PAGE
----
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Author Topic: Love my Bus but...  (Read 23785 times)
belfert
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« Reply #60 on: January 13, 2009, 05:54:55 AM »

Ace,

Get a DL3!!! You will have to raise the roof, and upgrade some things, but it is a awesome bus. That is the first forty five footer, and the last non computerized coach (well not quite so computerized). I think that you would love it, like we love ours (okay, other than a little "leaning" problem right now Grin)

You sure a DL3 isn't computerized?  Most DL3s had the Series 60 and a lot of them had the B500 tranny.  Those are both fully computerized.
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Brian Elfert - 1995 Dina Viaggio 1000 Series 60/B500 - 75% done but usable - Minneapolis, MN
Blacksheep
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« Reply #61 on: January 13, 2009, 06:20:47 AM »

Kyle that offer is REAL tempting, believe me!

BK, talked to Said but not much help since he was in Baltimore and couldn't think. He said for me to call him back in 3 days and he might come out and have a look. Says he doesn't work on too many older coaches, just newer ones!
Oh well... That made me feel soo much better! Smiley

Ace
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Sojourner
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« Reply #62 on: January 13, 2009, 07:26:14 AM »

Ace...being you have a coach that is far better built with all Stain-Less Steel constructed, which is the Today state of art coach. The problem you're having is only temporary. Many of the bus nuts has problems with old non electronic ECM that either give up or patiently search out the trouble and it fix with new knowledge in their mind.
The bottom-line is don’t give up or you will regret later.

You have Said (thank to BK) and to call him later. That is a good sign! In the mean time, I would suggest if not already done so, is to install an 80+# pressure gage between last filter to cylinder head. This way it is there for Said to diagnoses more quickly with his ECM experiences. I am not a DDEC man, so I don’t know if it already can tell you the fuel pressure as it is.

And everyone including me wants to see your wonderful H-40 running so you and Susan can move on to journey the road.

BTW…who knows when but soon that all vehicles will be requiring meeting the “Green” standard. Meaning it will require to be updated with the recommend ECM unit. I am not for it in traveling through the open country but in large cities, it a must to control the smog.


BK, talked to Said but not much help since he was in Baltimore and couldn't think. He said for me to call him back in 3 days and he might come out and have a look. Says he doesn't work on too many older coaches, just newer ones!
Oh well... That made me feel soo much better! Smiley
Ace

Hang in there...ACE!

Sojourn for Christ, Gerald
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Ps 28 Blessed be the LORD, because he hath heard the voice of my supplications. The LORD is my strength and my shield; my heart trusted in him, and I am helped: therefore my heart greatly rejoiceth; and with my song will I praise him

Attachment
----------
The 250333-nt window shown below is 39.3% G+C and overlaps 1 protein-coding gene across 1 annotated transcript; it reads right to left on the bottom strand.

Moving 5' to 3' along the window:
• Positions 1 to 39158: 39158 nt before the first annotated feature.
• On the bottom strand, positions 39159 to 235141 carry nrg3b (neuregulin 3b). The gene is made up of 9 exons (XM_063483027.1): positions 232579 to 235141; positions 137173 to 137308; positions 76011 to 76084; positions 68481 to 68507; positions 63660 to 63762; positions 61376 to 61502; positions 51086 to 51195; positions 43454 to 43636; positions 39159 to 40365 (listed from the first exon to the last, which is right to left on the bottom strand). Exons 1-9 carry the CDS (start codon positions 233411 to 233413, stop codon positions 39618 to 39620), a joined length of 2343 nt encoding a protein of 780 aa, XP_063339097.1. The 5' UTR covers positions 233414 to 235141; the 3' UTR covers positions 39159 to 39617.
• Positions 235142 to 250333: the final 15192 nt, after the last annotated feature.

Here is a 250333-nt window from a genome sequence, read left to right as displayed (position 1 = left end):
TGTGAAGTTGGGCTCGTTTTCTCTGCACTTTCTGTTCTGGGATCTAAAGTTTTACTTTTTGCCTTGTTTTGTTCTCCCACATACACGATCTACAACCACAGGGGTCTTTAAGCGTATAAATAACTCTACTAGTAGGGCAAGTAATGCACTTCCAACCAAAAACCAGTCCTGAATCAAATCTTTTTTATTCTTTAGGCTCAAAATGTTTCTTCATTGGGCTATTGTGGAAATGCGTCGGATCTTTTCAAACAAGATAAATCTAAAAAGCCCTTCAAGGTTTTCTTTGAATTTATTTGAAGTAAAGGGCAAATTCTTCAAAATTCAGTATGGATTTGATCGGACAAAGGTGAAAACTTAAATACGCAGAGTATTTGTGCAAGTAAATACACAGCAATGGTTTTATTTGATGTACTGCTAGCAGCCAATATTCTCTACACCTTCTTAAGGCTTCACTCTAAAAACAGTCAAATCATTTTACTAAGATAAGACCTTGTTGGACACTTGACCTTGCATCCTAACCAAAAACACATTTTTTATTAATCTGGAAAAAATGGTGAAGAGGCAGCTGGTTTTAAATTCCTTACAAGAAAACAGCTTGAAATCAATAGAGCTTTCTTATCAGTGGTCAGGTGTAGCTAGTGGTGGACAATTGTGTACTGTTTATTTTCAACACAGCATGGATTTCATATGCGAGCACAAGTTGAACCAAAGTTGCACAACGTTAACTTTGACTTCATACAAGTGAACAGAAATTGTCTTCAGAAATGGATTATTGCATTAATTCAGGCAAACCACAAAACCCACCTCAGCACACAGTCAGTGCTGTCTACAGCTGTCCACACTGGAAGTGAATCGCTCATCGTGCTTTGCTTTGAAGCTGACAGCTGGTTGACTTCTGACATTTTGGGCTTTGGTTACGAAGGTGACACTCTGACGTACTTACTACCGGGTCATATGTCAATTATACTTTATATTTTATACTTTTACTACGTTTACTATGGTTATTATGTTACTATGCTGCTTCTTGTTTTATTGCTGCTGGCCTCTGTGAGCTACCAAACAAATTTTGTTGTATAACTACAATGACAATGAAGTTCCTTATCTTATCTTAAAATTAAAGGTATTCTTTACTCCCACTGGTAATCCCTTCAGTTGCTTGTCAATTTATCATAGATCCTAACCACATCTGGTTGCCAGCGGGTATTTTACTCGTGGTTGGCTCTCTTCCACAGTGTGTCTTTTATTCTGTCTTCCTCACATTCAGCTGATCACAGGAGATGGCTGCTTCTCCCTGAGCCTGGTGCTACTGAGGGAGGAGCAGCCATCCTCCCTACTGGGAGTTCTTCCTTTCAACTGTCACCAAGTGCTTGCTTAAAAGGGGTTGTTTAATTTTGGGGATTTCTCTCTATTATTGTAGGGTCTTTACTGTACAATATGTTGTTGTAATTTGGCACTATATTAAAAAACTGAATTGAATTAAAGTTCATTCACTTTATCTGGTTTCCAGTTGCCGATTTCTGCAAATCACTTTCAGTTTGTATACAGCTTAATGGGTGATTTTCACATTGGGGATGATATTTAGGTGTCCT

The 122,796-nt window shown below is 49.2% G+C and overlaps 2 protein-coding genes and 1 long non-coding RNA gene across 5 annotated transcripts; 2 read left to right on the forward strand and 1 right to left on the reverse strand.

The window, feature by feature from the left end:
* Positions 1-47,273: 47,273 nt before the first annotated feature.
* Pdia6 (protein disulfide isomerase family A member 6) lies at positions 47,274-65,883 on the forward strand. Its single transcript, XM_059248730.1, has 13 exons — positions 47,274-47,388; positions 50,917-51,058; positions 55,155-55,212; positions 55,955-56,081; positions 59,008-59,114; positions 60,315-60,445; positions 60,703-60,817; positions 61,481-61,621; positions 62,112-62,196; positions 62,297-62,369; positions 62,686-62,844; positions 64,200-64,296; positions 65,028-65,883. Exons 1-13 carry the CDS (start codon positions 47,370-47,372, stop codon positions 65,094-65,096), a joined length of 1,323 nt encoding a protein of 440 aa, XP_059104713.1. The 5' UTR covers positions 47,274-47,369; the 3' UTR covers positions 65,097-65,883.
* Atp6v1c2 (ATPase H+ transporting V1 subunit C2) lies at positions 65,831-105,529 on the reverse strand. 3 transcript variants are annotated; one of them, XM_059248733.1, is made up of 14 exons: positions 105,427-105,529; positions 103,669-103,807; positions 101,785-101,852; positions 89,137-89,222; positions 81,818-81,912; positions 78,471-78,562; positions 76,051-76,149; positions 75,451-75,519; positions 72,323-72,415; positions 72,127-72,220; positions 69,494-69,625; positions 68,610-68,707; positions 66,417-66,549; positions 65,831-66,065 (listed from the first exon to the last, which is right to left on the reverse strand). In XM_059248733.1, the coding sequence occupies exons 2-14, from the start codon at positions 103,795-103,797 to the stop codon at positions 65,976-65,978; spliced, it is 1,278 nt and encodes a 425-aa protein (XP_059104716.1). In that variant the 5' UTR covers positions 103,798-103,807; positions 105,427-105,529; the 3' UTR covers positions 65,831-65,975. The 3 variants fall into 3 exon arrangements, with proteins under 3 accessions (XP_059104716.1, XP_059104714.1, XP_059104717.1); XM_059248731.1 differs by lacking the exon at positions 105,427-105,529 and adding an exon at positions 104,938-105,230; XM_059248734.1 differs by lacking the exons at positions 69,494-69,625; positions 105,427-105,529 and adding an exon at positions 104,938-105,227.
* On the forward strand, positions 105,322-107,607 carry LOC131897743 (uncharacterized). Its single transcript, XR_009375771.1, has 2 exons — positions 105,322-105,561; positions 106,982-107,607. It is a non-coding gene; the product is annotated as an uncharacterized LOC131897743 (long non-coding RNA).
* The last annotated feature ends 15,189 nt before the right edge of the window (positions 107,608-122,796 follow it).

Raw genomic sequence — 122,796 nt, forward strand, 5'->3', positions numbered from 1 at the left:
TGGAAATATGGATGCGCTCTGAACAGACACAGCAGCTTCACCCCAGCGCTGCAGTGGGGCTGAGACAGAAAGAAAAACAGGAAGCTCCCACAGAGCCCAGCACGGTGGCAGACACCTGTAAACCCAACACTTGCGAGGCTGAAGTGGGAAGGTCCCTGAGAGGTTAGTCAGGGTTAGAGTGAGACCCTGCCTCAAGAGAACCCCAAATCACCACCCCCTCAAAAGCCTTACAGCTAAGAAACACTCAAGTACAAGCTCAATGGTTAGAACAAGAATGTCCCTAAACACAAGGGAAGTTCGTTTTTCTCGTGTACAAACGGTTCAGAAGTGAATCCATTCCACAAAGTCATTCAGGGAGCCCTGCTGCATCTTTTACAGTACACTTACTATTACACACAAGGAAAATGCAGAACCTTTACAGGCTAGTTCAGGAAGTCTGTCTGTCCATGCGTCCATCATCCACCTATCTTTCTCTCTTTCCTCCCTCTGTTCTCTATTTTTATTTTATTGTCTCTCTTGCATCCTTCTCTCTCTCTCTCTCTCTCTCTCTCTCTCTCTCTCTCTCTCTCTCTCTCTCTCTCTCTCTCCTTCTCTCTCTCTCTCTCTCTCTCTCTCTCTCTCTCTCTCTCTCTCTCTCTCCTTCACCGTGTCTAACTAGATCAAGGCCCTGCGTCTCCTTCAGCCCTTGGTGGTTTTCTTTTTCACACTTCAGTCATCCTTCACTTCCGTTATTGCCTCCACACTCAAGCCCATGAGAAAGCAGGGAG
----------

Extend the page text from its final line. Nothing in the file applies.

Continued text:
VanTare
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« Reply #63 on: January 13, 2009, 08:38:36 AM »

ACE I spoke with the fellows in my shop and Stewart & Stevenson about your ordeal and all say you have a fuel pickup problem. You do not have much trouble with the DDEC only senors every so often or welding with out disconnecting the batteries is about it.I have a Volvo D-13 engine in my Prevost and it is a problem most of the time. hope this helps you in someway     


David
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Blacksheep
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« Reply #64 on: January 13, 2009, 07:51:48 PM »

Ahh what a day it's been, mostly bad weather! Just enough to get you in a bad mood! Started out with a 3 mile walk and did some thinking (again) and was determined that this needed to be fixed!
Got home and decided that a fuel pressure gauge should be installed. The brass plug was not coming out so I thought I'll just buy a whole new filter housing and swap the lines. I ran to Tampa to the DD dealer and bought the filter housing. The rains came like buckets! Waited and waited and finally there was a break. With line wrenches in hand, I attempted to remove the first line. When I saw that it was twisting the tube rather than loosening, I stopped. What I didn't need was a broken or leaky fuel line to add to my troubles so I trace that line into darkness on top of the engine where I literally could not see. Only way to find out where it went was to loosen the ECM and move it to one side. After that was done, I could barely see where the line went and without removing the coolant, cross over pipe, hose's and a few other items, it too was not accessible! I stopped and just looked and looked and looked some more. What I was able to finally see was what use to be a pretty oil free motor that was COVERED in thick black dirty cruddy oil on the top and down the drivers side. Yes I knew I had a small leak, maybe from the blower but evidently it has become much worse.